Do you know what CVS is? If you read these lines, you might as well have it. CVS stands for Computer Vision Syndrome. Your optometrist will be happy to oblige if you ask for explanations.
But try to find CVS in your company’s benefit book — even when you yourself are the “company.” Why is it that we care so little about vision in the one occupation which more than any other is based on, and caters to, our ability to see?
Eye care has recently consolidated its status as the Cinderella of the health care industry in Ontario, as it is no longer covered by the Ontario Health Insurance Plan (OHIP) for people of working age. Employers did not jump to fill in the gap by adjusting benefit policies. These policies have never made special allowances for eye care based on the type of work of the beneficiaries.
While it is an undisputed fact that using the computer eight hours a day or more strains the eye, this did not inspire health care policies such as regular or mandatory eye checks and more generous allowances for eyeglasses.
Those who are subject to CVS seem not to fuss about this issue either. After all, intensive computer usage has a relatively short history and its long-term effects only now start to ignite some interest.
If my personal experience is any indication, using the computer so many hours a day does not tell the whole story of eyestrain. What we do while in front of the computer is the key. For a developer or user of tame mainframe screens, where character mode is king, and up to three colours on a black screen is the norm, the eyestrain does not seem like much. Transition from one screen to the next is not much of a stress to the eye.
But with client-server applications, with a variety of frame sizes, shapes, colours and designs, and, above all, those cute tiny desktop icons, things become very different. My eyes saw the difference immediately.
Things have ‘progressed’ since the Web became prevalent: there seems to be a contest as to which site is able to cram more headlines, pop-ups, animated pictures and other ‘attractions’ on those less than 300 square inches of a screen that scream for our eyes’ attention. Only a few distinguished sites have got it that “less is more” and stick to a simple colour-scheme and a clean, non-aggressive page design.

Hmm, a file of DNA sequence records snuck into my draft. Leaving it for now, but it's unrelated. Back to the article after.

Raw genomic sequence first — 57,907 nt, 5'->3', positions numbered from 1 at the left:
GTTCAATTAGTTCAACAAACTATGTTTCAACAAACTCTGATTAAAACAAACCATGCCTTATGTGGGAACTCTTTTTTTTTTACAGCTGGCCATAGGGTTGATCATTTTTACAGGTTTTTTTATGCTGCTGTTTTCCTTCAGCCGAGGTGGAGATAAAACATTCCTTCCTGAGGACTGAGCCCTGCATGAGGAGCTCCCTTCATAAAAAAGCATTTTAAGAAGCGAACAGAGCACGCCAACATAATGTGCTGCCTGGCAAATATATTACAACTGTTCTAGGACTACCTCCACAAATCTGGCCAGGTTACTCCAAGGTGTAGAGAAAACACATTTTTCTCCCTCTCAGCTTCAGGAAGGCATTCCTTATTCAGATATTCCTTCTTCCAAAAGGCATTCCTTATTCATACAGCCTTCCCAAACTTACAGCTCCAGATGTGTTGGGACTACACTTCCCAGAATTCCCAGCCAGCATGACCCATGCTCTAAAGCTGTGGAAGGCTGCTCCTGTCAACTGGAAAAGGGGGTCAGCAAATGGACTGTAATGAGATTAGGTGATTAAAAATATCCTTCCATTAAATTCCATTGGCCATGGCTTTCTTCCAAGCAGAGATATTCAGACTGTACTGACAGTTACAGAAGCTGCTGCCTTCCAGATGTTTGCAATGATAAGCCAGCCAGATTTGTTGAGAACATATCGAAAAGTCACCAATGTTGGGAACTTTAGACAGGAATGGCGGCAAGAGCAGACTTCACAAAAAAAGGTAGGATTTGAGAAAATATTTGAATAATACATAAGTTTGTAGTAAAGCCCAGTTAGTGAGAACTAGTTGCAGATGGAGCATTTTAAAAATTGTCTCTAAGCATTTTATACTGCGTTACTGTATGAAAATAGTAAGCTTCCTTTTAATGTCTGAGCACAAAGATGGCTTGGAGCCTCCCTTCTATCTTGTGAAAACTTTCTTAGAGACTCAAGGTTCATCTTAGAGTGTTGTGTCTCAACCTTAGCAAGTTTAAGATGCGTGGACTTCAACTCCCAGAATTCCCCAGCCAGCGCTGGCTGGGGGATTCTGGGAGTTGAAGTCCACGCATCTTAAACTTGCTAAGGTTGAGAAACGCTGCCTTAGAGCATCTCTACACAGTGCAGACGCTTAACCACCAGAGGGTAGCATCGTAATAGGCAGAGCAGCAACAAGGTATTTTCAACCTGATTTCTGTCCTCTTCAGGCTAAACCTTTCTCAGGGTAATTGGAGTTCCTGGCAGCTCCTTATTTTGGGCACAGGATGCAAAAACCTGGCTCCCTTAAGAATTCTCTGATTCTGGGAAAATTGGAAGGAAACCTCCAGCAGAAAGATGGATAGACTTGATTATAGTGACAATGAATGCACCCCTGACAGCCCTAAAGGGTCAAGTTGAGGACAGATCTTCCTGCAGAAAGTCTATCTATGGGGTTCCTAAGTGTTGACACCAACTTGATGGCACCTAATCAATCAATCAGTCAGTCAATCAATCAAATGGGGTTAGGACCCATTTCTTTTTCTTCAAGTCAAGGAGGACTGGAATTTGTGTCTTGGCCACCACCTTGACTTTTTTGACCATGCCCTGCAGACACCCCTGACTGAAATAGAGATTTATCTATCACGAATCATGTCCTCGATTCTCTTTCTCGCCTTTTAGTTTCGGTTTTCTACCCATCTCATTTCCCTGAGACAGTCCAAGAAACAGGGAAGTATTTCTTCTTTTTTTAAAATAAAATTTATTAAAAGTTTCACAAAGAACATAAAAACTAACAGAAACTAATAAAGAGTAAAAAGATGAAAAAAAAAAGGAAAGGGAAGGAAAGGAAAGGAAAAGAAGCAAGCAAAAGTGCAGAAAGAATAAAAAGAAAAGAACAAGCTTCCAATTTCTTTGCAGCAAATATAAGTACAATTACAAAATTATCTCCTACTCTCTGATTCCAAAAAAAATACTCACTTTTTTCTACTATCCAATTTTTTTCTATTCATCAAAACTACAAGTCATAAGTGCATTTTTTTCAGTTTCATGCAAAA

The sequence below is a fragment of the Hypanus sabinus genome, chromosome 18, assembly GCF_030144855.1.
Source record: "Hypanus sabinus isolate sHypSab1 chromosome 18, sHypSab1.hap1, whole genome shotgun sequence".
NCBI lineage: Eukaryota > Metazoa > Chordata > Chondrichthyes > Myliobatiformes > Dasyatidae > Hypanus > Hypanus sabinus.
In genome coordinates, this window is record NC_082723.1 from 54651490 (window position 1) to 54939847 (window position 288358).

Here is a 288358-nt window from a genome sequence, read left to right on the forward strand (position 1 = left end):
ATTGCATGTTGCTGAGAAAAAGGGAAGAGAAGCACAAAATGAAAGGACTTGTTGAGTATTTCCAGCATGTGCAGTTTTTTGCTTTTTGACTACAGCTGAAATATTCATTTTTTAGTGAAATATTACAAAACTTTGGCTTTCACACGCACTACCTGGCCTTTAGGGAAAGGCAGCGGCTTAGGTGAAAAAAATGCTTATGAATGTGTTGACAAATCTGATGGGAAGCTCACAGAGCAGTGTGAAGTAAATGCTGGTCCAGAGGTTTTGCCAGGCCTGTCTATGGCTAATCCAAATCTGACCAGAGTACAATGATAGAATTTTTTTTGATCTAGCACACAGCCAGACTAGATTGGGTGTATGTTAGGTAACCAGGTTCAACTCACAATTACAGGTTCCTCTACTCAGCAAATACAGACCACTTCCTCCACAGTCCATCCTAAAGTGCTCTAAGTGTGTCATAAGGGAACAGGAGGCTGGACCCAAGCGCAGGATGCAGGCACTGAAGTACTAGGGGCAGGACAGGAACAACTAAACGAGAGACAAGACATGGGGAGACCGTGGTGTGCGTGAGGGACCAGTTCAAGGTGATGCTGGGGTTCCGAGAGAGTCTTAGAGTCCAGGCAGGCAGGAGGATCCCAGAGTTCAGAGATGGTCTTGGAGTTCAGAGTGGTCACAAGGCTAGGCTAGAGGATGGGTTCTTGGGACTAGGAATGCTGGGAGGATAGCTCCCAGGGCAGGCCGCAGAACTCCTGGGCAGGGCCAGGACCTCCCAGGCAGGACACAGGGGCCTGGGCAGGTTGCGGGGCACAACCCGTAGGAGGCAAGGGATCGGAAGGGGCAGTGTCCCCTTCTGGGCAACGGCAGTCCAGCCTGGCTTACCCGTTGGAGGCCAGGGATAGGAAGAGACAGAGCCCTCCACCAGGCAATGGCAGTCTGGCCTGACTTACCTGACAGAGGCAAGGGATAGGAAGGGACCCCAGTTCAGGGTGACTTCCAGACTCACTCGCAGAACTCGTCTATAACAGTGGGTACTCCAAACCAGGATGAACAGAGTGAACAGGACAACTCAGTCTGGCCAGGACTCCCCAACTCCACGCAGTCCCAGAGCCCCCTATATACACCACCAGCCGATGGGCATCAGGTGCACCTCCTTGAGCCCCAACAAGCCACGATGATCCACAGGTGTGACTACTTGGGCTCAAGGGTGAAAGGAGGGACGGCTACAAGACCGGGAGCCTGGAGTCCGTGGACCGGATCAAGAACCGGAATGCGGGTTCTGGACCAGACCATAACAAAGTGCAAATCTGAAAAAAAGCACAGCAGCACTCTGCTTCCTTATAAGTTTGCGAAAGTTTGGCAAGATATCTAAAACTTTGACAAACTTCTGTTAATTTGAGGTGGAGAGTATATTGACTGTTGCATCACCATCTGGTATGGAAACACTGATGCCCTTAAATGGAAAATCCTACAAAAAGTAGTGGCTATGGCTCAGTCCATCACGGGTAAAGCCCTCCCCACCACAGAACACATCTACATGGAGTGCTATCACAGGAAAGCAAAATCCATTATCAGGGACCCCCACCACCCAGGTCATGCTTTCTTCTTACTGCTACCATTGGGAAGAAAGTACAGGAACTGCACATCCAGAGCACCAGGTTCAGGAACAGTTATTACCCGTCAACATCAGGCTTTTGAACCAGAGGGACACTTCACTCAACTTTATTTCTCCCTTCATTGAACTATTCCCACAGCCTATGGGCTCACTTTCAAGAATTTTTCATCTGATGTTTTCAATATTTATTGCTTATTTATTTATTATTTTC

And we compound the eyestrain problem with our appetite for surfing and our short patience — we like to “flip” Web pages quickly.
Other jurisdictions seem to do better when it comes to eye care. In France, spending more than 20 hours a week in front of a computer screen is recognized as a work hazard. In the UK, there is a push for free eye exams. I have heard that IT companies in Western Europe ensure free exams and one pair of eyeglasses for programmers and the like.
Not sure how things fare in India or other places where a young and driven workforce is aggressively pursuing eye-intensive careers in computers. Eye care specialists teach us all sorts of neat things to do while we work, so that our eyes do not become too strained. We are advised that the eye has to work harder when reading from a screen as opposed to reading from paper, because it has to focus more in order to form the letter image from pixels.
Therefore, among other things, we are supposed to blink frequently, even use fake tears, stare for 20 seconds away from the screen every twenty minutes, and take frequent breaks.
Software has been created that prompts the user to take eye-breaks. Although a study from Cornell University tells us that these breaks increase productivity by a significant margin, I don’t think that eye-friendly software is going to become as widespread as programs that monitor your key strokes, your C: drive or your wanderings on the Internet any time soon.
Sadly, health issues associated with the legitimate usage of computers commands far less concern and action than the illegitimate ones. Maybe things will change as the IT workforce (and the general population of computer users) age and passes this hard-earned insight to the next generation. Or maybe computer screens of the near future will make this a non-issue. Until that happens, we should exercise some vision by thinking more on how we design computer applications and how we use them. 054670
–Andronache is a Toronto-based application developer who works for a large IT firm. She can be reached at firstname.lastname@example.org.